Sunday, March 24, 2013

Ole Missed Again

First off, congratulations to the Rebels on a nice run. After a March 2nd loss at lowly Mississippi State and near-certain NIT fate, Ole Miss ran off 6 straight wins including the SEC Championship and an upset of Wisconsin in the NCAA Tournament.

But the finish in the Round-of-32 game against La Salle in Kansas City showed way they've just barely missed the cut so many times.

In a tie game in the final minute, Marshall Henderson drove to the basket with the shot clock running down. He failed to draw iron, but got his own rebound and appeared to be fouled as he put it back up. There was no call and the sequence resulted in a shot-clock violation.

Not only did it deny Henderson, an 89% foul shooter, a chance to give the Rebs the upper hand. But it also gave La Salle the ball with 31 seconds left - a chance to take the final shot.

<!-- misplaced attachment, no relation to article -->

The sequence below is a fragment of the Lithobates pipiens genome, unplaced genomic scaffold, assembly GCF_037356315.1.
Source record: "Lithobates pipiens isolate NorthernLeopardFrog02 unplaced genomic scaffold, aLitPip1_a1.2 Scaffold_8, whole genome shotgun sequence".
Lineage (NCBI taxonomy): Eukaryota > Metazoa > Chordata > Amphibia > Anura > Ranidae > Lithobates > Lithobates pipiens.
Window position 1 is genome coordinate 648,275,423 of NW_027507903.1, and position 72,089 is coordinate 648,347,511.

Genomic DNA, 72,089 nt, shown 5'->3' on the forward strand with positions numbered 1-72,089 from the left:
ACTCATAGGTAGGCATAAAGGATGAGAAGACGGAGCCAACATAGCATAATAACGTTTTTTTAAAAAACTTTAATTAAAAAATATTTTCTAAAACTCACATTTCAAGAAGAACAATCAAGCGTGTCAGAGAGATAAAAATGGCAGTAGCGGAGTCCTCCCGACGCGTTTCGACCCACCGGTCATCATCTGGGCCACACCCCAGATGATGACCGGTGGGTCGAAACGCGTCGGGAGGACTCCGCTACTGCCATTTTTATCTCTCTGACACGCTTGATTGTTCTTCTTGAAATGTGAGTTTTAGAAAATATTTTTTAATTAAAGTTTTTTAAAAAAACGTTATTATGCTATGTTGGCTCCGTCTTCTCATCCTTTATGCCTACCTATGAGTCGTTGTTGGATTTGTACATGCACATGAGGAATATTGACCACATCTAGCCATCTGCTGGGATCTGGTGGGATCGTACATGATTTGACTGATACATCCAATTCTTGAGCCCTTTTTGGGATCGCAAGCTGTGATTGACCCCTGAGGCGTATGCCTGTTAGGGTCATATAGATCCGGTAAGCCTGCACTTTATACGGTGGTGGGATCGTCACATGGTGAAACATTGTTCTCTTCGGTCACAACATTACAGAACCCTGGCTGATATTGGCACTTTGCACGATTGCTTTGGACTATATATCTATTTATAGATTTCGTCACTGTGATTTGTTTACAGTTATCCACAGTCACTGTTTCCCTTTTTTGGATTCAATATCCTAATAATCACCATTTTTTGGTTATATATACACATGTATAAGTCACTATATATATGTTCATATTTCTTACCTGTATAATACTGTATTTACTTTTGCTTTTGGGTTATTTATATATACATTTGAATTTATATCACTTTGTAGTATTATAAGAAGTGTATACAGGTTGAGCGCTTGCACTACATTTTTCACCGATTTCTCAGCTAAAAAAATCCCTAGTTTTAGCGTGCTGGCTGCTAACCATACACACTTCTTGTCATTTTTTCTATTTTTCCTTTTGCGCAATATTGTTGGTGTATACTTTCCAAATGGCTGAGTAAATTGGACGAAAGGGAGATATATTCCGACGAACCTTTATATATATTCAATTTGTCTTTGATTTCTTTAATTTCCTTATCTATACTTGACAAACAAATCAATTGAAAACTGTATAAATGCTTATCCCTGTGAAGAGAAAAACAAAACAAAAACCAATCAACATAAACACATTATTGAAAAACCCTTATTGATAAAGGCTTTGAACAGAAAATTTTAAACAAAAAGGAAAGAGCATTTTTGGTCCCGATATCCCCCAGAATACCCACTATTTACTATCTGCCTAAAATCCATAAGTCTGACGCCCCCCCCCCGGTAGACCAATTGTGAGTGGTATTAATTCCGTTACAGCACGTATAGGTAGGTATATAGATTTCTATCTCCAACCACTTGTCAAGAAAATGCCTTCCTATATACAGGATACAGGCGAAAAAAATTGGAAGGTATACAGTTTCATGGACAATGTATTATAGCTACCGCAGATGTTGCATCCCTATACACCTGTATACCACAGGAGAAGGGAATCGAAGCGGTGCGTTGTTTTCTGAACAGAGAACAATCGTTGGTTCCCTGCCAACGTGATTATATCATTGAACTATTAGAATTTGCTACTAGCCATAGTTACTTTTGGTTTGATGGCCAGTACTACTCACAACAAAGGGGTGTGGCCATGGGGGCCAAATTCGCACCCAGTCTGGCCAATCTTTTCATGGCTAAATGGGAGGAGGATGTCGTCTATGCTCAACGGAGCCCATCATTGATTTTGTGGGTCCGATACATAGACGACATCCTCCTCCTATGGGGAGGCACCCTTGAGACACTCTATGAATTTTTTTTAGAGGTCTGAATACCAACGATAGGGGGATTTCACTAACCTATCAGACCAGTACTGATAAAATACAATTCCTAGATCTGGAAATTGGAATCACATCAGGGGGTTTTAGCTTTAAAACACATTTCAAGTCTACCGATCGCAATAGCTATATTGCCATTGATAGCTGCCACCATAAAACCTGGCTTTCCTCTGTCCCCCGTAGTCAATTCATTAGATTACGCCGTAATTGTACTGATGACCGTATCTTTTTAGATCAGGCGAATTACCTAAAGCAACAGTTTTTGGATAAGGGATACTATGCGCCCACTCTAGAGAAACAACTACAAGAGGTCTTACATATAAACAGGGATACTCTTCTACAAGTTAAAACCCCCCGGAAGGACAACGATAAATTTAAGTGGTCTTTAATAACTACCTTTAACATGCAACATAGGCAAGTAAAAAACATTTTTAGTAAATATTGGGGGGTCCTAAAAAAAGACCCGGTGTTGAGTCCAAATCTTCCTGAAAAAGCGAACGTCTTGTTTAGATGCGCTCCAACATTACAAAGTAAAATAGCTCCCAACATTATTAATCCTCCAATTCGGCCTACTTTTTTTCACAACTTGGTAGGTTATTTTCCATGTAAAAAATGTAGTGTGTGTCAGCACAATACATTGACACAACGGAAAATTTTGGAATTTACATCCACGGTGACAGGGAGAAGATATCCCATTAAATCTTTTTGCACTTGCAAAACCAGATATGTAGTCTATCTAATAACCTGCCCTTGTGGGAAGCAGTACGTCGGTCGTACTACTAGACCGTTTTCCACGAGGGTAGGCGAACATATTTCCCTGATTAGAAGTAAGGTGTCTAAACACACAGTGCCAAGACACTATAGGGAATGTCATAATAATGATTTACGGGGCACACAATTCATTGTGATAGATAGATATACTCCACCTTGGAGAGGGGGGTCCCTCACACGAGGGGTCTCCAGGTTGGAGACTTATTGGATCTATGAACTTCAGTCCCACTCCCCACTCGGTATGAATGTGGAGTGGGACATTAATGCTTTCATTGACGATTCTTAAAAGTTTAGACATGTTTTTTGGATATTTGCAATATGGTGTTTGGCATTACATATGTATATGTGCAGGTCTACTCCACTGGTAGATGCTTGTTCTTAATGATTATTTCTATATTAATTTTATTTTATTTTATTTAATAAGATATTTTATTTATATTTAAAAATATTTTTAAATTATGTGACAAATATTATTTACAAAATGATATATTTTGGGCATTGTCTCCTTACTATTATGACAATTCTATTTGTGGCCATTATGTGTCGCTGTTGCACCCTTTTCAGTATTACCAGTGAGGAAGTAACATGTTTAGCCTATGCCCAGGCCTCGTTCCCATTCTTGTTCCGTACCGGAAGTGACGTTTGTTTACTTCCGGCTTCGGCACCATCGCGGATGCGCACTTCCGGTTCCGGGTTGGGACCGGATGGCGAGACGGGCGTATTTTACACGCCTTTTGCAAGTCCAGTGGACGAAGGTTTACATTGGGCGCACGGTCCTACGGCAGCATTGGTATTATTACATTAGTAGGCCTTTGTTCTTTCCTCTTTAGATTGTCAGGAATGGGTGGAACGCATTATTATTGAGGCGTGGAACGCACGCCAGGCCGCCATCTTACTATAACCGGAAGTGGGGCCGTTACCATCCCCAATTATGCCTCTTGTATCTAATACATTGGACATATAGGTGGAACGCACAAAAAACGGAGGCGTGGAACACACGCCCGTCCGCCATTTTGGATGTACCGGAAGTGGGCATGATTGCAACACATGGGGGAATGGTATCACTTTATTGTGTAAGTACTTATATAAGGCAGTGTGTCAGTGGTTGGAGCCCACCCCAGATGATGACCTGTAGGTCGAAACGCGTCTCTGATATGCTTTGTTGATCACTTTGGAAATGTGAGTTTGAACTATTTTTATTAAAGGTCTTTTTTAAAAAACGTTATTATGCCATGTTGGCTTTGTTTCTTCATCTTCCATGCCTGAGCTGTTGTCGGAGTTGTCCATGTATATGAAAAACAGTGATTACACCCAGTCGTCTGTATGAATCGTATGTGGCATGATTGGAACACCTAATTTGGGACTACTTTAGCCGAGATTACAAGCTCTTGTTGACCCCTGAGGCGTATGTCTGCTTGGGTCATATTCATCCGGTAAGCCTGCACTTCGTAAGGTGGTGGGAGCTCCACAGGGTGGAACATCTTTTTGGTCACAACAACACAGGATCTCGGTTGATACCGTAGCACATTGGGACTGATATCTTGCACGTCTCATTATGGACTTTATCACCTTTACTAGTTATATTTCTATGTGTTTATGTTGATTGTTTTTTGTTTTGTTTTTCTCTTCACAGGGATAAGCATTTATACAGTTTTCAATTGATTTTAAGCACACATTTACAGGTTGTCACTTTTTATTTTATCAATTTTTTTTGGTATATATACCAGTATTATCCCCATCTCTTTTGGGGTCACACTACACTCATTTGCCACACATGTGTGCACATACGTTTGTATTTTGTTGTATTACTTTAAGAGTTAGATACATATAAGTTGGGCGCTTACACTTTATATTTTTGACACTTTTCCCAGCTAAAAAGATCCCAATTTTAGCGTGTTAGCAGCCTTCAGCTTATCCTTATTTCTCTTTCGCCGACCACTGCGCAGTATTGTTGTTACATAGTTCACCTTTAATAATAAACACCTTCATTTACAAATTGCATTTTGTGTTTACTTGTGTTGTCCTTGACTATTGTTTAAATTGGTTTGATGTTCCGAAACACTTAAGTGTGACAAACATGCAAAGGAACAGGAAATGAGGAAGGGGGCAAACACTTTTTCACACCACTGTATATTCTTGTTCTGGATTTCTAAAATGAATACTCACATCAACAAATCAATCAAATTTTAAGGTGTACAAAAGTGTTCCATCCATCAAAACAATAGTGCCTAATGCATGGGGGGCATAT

Andy Kennedy subbed Henderson out of the game to have his best defensive team on the floor, but failed to think one step ahead. And that may have cost Ole Miss their shot at the Sweet 16.

The Explorers ran a simple handoff and caught the Ole Miss guards on a switch. Tyrone Garland blew by Jarvis Summers, drove right down the lane, and went around Reginald Buckner - one of the nation's best shot blockers. The layup was a thing of beauty and the Southwest Philly Floater became part of NCAA Tournament lore.

But there were 2.5 seconds left and Ole Miss had a timeout. They had to use it if only to get Marshall Henderson back in the game. He could easily make a 40-footer either on a set play or off the dribble. Yet they frantically inbounded and wound up with a half-court prayer.

Whether the blame lies with Kennedy or the players isn't the point. It's that Ole Miss was ill-prepared for a crucial end-of-game situation, and fell to to tougher team that seized their opportunity.

And it can't be understated. The history of programs and universities are changed in these moments. It will be back to the drawing board in Oxford.

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